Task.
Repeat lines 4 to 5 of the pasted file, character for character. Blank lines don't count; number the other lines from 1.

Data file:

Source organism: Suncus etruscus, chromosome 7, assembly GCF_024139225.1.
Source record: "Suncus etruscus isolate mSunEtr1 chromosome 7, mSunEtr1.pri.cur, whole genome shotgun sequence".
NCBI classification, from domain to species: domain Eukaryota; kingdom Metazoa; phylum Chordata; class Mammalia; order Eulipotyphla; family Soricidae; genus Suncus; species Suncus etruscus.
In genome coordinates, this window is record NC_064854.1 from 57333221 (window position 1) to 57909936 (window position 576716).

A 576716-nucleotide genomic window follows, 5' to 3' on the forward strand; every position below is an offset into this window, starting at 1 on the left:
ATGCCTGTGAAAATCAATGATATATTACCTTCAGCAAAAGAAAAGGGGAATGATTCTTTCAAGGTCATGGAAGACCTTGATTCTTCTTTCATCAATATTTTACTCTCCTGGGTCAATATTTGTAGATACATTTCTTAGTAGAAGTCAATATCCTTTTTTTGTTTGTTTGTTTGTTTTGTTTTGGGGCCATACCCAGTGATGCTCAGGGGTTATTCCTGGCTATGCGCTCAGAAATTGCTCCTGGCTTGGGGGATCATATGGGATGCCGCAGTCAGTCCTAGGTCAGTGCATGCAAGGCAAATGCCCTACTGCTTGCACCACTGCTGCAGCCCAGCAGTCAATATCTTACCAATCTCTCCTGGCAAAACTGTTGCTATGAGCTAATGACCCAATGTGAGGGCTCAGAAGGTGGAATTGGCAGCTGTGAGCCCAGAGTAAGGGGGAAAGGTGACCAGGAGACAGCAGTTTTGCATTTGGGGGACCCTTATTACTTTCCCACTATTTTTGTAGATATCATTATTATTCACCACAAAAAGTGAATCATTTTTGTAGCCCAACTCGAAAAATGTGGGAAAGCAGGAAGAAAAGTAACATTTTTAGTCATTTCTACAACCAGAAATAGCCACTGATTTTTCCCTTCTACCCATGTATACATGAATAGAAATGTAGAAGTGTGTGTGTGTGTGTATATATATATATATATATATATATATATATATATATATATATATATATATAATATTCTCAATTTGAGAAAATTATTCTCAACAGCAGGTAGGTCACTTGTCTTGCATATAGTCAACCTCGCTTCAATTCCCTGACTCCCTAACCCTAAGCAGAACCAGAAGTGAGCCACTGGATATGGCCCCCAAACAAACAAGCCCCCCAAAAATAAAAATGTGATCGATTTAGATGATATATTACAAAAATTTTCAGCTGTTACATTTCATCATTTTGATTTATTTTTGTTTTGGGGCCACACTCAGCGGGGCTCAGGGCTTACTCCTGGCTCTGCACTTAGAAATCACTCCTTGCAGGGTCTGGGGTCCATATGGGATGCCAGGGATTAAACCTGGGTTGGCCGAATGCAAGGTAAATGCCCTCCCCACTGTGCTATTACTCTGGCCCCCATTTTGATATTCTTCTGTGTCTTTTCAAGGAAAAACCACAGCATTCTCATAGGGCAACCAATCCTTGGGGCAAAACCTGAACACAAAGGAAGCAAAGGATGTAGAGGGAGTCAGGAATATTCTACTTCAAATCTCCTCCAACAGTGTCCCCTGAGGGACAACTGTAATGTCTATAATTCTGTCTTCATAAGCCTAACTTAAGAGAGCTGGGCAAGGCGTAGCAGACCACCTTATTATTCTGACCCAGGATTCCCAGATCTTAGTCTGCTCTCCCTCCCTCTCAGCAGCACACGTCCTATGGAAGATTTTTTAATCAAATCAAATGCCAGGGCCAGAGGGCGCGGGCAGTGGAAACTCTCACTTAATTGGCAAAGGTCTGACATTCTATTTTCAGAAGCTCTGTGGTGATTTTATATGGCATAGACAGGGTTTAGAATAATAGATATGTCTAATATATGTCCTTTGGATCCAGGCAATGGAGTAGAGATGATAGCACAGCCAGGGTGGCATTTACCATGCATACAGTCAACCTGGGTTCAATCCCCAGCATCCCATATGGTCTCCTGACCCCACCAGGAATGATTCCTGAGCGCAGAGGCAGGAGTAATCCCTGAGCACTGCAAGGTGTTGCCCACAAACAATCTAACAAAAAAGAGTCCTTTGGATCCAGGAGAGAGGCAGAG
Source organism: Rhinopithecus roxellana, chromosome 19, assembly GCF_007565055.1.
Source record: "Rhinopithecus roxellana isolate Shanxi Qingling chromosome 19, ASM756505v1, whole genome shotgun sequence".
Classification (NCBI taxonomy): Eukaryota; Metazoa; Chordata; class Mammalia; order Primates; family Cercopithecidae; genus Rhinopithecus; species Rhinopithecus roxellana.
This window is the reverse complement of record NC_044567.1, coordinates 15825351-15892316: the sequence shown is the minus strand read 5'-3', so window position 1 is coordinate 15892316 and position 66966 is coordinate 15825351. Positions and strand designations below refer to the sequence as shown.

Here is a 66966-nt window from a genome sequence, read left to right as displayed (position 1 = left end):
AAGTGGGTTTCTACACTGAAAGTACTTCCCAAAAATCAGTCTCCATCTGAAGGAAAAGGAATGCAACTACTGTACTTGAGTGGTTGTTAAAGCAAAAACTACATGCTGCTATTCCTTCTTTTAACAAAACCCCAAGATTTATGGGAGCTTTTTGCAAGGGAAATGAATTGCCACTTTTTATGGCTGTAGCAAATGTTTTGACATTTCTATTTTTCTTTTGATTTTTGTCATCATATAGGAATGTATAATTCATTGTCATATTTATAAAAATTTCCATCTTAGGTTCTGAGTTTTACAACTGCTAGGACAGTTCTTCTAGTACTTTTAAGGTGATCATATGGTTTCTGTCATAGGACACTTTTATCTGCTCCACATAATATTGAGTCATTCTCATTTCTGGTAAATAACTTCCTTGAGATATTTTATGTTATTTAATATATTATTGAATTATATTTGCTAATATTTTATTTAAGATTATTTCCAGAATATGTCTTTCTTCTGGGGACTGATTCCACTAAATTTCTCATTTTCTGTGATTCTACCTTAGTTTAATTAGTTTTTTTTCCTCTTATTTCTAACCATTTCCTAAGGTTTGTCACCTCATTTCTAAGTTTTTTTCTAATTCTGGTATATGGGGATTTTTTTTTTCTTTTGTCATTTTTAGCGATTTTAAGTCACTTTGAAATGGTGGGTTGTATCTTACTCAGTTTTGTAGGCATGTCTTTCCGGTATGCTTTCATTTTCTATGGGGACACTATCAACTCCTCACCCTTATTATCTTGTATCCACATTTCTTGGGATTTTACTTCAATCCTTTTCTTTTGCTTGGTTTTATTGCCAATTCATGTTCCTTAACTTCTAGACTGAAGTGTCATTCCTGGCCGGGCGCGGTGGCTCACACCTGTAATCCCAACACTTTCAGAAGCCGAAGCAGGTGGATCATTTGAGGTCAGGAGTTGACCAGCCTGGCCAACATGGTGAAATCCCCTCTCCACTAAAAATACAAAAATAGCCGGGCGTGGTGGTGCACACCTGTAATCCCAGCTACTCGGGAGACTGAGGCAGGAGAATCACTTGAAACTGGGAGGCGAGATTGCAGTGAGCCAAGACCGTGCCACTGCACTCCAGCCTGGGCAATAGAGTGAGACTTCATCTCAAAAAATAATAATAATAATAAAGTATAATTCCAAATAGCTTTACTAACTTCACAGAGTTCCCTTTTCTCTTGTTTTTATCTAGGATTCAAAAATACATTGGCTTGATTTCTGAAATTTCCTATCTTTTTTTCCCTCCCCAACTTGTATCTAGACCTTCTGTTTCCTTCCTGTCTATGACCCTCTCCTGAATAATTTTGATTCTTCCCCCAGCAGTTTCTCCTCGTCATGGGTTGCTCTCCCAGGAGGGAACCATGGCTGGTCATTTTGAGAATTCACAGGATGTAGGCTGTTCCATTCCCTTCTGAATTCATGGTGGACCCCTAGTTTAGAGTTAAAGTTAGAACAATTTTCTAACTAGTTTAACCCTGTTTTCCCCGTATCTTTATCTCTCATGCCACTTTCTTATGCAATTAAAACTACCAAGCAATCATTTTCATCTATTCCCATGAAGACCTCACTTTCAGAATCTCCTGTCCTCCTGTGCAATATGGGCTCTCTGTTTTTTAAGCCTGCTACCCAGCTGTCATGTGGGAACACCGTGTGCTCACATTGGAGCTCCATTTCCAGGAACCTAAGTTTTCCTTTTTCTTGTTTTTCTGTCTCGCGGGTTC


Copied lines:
In genome coordinates, this window is record NC_064854.1 from 57333221 (window position 1) to 57909936 (window position 576716).

A 576716-nucleotide genomic window follows, 5' to 3' on the forward strand; every position below is an offset into this window, starting at 1 on the left: